Klyde Warren Park by The Office of James Burnett winner of 2015 ASLA Landscape Architecture Firm Award
The American Society of Landscape Architects (ASLA) recently announced its 2015 honors recipients. Selected by ASLA’s Board of Trustees, the honors represent the highest awards ASLA presents each year. The honors will be presented at the president’s dinner on November 9 at the 2015 ASLA Annual Meeting & EXPO.
ASLA Medal | M. Paul Friedberg, FASLA,
M. Paul Friedberg, FASLA, will receive the ASLA Medal, the Society’s highest award for a landscape architect.
ASLA Design Medal | Thomas Balsley, FASLA
Thomas Balsley, FASLA, will receive the ASLA Design Medal in recognition of his exceptional design work.
Battersea Power Station Development Company recently unveiled the latest images showing the redevelopment’s new public park, designed by LDA Design. The six acre park shows the shareholder’s commitment to the public realm and will deliver a new public park for London.
The new public park, which secured detailed planning consent earlier this year, is due to open in phases from 2017. This new green space the size of nearly three and a half full sized football pitches will play a key role in the over-arching place-making strategy and will connect the Power Station, Circus West and Phase 6 to the River Thames, with a riverside promenade. The park will feature large event lawns, terraced river gardens and form a highly flexible, multi-programmable space for use throughout the year.
The International Federation of Landscape Architects (IFLA), recently announced that Mario SCHJETNAN from Mexico has been selected as the winner of the 2015 premier award for Landscape Architecture, the IFLA – Sir Geoffrey Jellicoe Award.
The Award Jury composed of a Landscape Architect from each of the 5 IFLA regions, and the President of UIA (Union International of Architects) who served for the first time as a guest jury member, agreed with the Mexican Society of Landscape Architects (SAPM), who nominated him for the award, that “Mario Schjetnan is a truly outstanding figure in Landscape Architecture and Urban Design in Mexico, Latin America, and the USA.” His contribution has been not only through the realisation of many important projects, but also as an academic, sharing his knowledge and passion for the profession with others.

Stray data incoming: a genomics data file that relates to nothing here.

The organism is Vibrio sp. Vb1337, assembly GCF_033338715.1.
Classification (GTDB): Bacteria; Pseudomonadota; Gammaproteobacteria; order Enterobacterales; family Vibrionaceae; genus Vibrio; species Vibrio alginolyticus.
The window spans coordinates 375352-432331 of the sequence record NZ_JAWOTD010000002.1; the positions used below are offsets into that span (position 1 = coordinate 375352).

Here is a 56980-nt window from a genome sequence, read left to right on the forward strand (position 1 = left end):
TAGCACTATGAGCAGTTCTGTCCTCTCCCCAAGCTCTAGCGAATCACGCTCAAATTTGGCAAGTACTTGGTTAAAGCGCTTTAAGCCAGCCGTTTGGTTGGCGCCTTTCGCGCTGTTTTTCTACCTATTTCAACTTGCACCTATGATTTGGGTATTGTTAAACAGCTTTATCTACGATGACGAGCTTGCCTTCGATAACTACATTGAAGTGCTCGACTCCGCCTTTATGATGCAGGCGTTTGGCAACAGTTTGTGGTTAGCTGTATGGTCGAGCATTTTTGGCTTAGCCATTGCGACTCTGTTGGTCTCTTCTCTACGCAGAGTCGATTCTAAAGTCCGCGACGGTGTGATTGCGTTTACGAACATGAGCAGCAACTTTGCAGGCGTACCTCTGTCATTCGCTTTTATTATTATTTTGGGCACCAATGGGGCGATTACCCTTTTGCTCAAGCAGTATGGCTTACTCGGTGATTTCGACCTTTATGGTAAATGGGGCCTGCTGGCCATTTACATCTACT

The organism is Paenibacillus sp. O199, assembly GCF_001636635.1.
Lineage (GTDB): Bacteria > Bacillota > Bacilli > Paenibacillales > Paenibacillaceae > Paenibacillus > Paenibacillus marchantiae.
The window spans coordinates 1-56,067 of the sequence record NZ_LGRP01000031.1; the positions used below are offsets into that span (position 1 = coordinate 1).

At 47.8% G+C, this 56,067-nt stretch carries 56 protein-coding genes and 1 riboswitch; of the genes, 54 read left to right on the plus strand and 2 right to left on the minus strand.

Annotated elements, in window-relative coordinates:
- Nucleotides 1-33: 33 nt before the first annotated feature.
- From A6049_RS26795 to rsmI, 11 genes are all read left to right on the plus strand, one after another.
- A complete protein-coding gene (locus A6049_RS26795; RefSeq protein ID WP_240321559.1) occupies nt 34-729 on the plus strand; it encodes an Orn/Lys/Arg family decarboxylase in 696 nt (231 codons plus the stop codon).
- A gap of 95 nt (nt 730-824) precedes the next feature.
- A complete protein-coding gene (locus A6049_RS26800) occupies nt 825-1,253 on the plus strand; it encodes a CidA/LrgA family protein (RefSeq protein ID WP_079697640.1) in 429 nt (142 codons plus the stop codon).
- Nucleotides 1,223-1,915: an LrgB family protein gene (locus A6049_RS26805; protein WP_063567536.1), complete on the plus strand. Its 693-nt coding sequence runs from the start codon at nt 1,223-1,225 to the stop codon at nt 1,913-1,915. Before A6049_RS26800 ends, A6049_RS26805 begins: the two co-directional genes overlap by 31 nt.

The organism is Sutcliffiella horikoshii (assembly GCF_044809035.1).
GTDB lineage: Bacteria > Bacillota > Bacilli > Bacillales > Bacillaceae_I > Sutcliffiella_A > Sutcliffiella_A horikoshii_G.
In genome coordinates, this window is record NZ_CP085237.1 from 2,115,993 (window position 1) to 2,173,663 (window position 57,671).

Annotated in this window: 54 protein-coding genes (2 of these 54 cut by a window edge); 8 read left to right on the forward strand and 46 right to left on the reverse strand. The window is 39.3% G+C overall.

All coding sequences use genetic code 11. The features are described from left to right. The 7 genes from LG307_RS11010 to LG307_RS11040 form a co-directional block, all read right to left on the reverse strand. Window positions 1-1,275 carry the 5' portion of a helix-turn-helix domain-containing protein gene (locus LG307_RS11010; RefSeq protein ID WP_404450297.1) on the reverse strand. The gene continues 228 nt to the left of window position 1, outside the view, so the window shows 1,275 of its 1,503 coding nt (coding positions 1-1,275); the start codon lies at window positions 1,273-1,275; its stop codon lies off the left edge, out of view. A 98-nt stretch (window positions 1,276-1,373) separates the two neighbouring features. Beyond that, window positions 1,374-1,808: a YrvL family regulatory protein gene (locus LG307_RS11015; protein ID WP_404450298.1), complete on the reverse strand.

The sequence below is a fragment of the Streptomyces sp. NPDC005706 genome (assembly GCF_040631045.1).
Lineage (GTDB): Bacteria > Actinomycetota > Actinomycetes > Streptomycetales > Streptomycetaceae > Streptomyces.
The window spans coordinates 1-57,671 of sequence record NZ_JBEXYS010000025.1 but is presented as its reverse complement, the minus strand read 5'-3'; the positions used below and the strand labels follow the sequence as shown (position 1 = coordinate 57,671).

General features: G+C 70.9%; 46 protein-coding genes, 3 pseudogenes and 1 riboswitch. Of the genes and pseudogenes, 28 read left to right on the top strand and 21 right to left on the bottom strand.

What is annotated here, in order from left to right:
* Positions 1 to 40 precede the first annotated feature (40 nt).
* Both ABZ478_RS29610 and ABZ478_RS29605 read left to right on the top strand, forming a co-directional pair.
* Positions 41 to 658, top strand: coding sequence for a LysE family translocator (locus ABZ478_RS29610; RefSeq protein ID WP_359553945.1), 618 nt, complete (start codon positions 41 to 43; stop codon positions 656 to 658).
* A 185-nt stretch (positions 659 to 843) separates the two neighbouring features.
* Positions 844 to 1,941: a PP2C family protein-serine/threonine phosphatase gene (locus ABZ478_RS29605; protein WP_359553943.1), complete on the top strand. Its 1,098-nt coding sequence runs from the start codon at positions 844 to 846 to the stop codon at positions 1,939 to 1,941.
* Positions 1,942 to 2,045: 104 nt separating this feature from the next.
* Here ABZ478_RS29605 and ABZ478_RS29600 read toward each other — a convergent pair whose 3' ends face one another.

The IFLA Sir Geoffrey Jellicoe Award was launched in 2004 on a quadrennial basis. Its inaugural recipient was Peter Walker (USA) in 2005. Prof. Bernard Lassus (France) was awarded in 2009, Cornelia Hahn Oberlander in 2011, Mihály Möcsényi in 2012, 2013 Gonçalo Ribeiro Telles and for 2014 Sun Xiao Xiang. Since 2011 the award has been bestowed annually.
The IFLA Sir Geoffrey Jellicoe Award is the highest honour that the International Federation of Landscape Architects can bestow upon a landscape architect. The IFLA President, Kathryn Moore, will make the announcement in the Award Ceremony on 12 June 2015, during the 2015 IFLA World Congress in St Petersburg.
“Baan San Ngam”, a low rise beach front condominium is situated in the Prachuabkirikhan province of Thailand. Located away from the typical tourist area, the site is surrounded by mangroves and grove wood forest with the backdrop of mountainous terrain in the distant.
The varying ecological elements within the area from the sea, dunes, swamp, swale, mound and forest scape provides the site with an interesting topography and ground texture for the designer to experiment with. The concept of “Nature vs. Art” is explored in studying the translation of different shapes, colour and textures when different ecological elements merge into each other such as how water reacts when it flows and penetrate through sand.
My soul looked down from a vague height with Death, As unremembering how I rose or why, And saw a sad land, weak with sweats of dearth, Gray, cratered like the moon with hollow woe, And fitted with great pocks and scabs of plaques.
Across its beard, that horror of harsh wire, There moved thin caterpillars, slowly uncoiled. It seemed they pushed themselves to be as plugs
Of ditches, where they writhed and shrivelled, killed.
By them had slimy paths been trailed and scraped Round myriad warts that might be little hills.
– Excerpt from “The Show” by Wilfred Owen (1918)
A myriad of “little hills” constitute the landscape of what once could be called Flanders Fields. One hundred years ago, the battles of the First World War marked the beginning of the change in landscape that we still bear witness to today around the small town of Ypres. The town, quiet and rather plain, discreetly reveals the scars of its past. More than 500,000 people lost their lives here and the entire western region of Flanders was reshaped by the war. From flat plains, sudden blasts carved out rough hills and deep craters, permanently altering the perception of the local landscape. The four years between 1914 and 1918 saw a political war as well as a war on the landscape.